U.S. Attorney William J. Hochul, Jr. announced today that Maureen Riley-Holka, 53, of North Tonawanda, N.Y., who was convicted of theft of government money, was sentenced to two years probation and ordered to pay restitution in the amount of $20,729.90 by U.S. District Court Judge Richard J. Arcara.
Assistant U.S. Attorney Aaron J. Mango, who handled the case, stated that the defendant’s father, a former coal miner, received Federal Black Lung Benefits until his death in February 1994. The Black Lung Benefits Act provides benefits to coal miners who are totally disabled by black lung disease, and to their eligible survivors. Holka’s mother was eligible to continue receiving benefits after her husband’s death. After the defendant’s mother died in July 2006, Holka filed certifications with the U.S. Department of Labor in 2007 and 2008 that her mother was still eligible for benefits. As a result, the defendant continued to receive and cash monthly benefit checks issued in her mother’s name. An audit in December 2009 by the Labor Department revealed that Holka’s mother had died in 2006. The defendant received a total of 35 monthly checks totaling $20,729.90 to which she was not entitled.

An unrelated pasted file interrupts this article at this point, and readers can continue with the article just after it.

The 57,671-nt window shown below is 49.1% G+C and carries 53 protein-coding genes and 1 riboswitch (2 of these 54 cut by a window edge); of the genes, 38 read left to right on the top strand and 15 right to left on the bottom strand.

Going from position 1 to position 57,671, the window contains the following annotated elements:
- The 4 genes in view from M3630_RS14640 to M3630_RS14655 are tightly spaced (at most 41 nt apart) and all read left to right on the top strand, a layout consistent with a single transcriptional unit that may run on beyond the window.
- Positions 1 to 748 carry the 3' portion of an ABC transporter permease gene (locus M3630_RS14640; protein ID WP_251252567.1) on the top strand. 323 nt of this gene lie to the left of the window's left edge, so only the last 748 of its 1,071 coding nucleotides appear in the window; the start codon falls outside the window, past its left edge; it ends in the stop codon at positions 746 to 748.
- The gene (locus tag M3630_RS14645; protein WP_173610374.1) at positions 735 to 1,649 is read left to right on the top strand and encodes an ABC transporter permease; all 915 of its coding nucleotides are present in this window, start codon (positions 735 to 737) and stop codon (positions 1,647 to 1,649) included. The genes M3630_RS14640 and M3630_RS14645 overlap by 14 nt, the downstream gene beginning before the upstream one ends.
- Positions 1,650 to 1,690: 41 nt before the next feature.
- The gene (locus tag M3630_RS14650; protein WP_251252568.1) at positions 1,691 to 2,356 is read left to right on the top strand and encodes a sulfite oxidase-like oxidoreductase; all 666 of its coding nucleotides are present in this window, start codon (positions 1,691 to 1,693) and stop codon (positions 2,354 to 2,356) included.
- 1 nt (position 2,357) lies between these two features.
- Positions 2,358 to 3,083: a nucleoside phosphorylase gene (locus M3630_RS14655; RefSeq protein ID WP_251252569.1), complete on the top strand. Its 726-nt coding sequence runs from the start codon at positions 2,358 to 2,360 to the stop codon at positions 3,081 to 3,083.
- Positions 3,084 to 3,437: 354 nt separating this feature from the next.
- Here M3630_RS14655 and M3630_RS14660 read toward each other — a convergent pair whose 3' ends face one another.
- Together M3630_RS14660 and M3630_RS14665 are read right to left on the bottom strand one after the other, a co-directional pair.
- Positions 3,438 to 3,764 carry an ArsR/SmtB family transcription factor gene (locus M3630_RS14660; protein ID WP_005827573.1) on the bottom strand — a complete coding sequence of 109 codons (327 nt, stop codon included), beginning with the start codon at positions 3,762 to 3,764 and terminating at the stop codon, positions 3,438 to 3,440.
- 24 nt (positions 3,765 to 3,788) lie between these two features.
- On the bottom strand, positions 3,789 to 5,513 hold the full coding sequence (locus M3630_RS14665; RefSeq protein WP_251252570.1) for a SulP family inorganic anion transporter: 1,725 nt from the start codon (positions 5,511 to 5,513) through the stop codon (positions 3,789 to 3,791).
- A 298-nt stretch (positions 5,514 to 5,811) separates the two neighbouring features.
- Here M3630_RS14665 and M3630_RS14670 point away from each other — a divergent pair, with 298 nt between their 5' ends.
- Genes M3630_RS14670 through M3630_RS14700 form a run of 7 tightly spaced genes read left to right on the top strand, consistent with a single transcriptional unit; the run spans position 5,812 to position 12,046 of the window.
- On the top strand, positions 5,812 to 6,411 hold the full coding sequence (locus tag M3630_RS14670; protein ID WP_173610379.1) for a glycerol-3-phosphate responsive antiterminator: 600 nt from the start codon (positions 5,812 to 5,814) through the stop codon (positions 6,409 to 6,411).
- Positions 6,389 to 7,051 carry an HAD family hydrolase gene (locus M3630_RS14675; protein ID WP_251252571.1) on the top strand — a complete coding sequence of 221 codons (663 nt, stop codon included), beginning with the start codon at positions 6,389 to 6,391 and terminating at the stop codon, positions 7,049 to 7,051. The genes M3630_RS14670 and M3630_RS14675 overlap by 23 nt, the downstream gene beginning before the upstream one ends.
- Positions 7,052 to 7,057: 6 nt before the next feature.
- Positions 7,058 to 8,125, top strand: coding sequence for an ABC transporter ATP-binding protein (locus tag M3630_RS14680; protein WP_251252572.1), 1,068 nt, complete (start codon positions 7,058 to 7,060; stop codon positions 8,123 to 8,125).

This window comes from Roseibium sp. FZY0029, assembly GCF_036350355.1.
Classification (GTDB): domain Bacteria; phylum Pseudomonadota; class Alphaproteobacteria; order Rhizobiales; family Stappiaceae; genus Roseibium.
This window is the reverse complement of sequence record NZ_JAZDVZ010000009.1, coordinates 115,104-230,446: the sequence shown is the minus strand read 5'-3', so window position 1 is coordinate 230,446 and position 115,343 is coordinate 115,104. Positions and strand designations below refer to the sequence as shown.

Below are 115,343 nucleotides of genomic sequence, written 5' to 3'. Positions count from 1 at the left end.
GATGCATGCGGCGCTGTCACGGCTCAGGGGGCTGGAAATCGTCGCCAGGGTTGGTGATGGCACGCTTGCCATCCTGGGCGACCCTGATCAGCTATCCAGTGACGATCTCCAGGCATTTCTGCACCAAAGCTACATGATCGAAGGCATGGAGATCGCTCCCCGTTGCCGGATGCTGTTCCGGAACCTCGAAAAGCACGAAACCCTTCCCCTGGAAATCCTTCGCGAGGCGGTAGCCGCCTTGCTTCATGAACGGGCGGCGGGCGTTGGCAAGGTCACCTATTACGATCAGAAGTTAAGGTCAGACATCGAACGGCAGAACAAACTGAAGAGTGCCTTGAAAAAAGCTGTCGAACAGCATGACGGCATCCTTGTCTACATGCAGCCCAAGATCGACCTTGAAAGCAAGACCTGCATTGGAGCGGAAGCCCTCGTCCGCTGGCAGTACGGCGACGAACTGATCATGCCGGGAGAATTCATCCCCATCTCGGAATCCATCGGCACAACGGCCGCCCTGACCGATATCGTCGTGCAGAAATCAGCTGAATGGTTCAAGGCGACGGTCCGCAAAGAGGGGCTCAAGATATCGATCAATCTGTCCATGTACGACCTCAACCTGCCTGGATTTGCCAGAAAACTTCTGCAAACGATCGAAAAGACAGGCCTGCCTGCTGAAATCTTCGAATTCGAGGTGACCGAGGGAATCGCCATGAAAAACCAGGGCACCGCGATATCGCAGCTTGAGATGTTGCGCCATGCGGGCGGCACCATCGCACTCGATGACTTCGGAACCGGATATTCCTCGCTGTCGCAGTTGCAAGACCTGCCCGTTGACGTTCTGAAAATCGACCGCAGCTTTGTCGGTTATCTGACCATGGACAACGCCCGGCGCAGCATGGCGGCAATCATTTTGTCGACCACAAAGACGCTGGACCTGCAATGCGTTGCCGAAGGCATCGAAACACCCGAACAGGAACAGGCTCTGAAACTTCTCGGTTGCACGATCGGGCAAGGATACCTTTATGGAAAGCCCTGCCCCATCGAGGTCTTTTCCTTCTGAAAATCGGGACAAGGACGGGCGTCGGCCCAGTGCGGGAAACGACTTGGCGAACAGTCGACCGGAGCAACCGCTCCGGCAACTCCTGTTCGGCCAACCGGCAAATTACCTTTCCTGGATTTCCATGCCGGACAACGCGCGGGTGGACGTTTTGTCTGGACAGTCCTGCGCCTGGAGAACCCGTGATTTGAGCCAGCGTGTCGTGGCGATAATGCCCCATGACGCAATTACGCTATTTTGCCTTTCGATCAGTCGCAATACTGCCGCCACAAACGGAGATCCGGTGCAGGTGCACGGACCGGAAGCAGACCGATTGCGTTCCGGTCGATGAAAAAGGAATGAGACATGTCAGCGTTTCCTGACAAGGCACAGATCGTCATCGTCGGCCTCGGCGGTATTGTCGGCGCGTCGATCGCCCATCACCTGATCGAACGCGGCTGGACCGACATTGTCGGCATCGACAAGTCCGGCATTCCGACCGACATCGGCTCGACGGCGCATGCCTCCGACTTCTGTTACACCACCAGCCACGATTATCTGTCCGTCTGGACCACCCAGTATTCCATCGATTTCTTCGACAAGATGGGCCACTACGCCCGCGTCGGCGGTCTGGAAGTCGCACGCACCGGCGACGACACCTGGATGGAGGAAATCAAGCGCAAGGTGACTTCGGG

The sentencing is the culmination of an investigation on the part of Special Agents of the United States Dept. of Labor, Office of Inspector General, under the direction of Special Agent in Charge Robert L. Panella.